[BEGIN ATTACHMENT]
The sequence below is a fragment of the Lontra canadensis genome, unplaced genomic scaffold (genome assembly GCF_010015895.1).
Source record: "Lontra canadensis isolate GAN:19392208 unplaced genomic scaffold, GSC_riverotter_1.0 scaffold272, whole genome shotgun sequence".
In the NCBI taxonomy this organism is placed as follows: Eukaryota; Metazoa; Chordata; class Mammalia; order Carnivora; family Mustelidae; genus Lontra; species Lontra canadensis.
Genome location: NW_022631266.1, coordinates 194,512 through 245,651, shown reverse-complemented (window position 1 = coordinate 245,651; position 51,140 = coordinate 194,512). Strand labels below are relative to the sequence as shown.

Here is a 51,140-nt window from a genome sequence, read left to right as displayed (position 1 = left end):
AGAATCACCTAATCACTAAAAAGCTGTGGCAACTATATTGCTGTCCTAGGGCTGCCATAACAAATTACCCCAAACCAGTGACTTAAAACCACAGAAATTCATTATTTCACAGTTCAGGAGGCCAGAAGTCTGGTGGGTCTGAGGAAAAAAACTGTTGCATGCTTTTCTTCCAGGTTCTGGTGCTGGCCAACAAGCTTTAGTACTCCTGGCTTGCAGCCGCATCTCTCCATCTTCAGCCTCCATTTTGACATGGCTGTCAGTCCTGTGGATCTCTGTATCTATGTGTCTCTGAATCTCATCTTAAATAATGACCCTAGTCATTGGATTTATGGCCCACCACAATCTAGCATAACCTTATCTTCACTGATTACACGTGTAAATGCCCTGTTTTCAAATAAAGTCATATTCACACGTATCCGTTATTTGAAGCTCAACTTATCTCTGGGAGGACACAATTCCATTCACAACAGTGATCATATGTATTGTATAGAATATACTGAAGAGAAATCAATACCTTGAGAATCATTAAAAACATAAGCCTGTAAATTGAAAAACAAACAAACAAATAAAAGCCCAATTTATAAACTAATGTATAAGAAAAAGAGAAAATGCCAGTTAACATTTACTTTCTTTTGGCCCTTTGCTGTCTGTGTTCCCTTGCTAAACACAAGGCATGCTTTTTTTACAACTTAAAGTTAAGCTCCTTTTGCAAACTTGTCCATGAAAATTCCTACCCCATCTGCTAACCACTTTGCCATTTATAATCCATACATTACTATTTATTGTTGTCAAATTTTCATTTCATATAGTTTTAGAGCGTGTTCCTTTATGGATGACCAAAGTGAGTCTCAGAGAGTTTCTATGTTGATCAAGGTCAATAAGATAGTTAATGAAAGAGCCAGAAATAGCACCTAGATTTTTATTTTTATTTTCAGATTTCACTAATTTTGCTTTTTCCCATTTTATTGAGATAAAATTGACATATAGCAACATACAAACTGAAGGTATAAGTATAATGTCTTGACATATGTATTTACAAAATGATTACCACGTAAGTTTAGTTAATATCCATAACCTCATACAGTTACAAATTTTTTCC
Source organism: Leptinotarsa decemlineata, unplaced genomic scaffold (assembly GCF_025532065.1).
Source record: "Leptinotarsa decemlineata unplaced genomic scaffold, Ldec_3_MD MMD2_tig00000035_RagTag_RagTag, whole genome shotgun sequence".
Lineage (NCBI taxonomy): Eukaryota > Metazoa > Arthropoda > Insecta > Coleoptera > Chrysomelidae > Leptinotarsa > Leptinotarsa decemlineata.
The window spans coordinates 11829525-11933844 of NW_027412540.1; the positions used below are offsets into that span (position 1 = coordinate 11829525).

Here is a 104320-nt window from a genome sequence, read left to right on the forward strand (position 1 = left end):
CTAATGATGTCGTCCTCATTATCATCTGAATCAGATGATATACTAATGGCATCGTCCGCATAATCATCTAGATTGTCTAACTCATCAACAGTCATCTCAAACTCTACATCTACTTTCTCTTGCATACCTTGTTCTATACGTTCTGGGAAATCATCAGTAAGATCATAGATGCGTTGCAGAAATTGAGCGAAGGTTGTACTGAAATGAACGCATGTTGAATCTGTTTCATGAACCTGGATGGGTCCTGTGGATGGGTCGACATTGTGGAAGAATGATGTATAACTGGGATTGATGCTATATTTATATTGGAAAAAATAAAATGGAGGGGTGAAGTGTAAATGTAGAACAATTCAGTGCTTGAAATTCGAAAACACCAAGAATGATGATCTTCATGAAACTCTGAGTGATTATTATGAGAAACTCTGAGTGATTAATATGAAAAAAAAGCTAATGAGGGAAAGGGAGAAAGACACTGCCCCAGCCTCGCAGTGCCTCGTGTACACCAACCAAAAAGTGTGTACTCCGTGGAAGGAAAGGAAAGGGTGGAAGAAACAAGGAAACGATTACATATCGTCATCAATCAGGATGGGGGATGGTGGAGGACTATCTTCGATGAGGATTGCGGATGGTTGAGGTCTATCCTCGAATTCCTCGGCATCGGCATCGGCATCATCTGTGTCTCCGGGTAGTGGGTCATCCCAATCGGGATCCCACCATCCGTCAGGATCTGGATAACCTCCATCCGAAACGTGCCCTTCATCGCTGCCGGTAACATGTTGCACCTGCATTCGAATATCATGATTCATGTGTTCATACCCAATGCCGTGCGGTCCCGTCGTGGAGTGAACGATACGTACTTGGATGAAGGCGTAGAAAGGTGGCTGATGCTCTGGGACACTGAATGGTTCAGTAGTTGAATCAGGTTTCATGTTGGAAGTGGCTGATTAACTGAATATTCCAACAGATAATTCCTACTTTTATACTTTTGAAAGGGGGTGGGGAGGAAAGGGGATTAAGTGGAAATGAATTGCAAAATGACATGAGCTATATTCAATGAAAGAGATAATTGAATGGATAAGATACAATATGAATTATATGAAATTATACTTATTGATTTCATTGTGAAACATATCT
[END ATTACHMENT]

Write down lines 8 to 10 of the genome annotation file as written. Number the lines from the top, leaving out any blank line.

Source record: "Leptinotarsa decemlineata unplaced genomic scaffold, Ldec_3_MD MMD2_tig00000035_RagTag_RagTag, whole genome shotgun sequence".
Lineage (NCBI taxonomy): Eukaryota > Metazoa > Arthropoda > Insecta > Coleoptera > Chrysomelidae > Leptinotarsa > Leptinotarsa decemlineata.
The window spans coordinates 11829525-11933844 of NW_027412540.1; the positions used below are offsets into that span (position 1 = coordinate 11829525).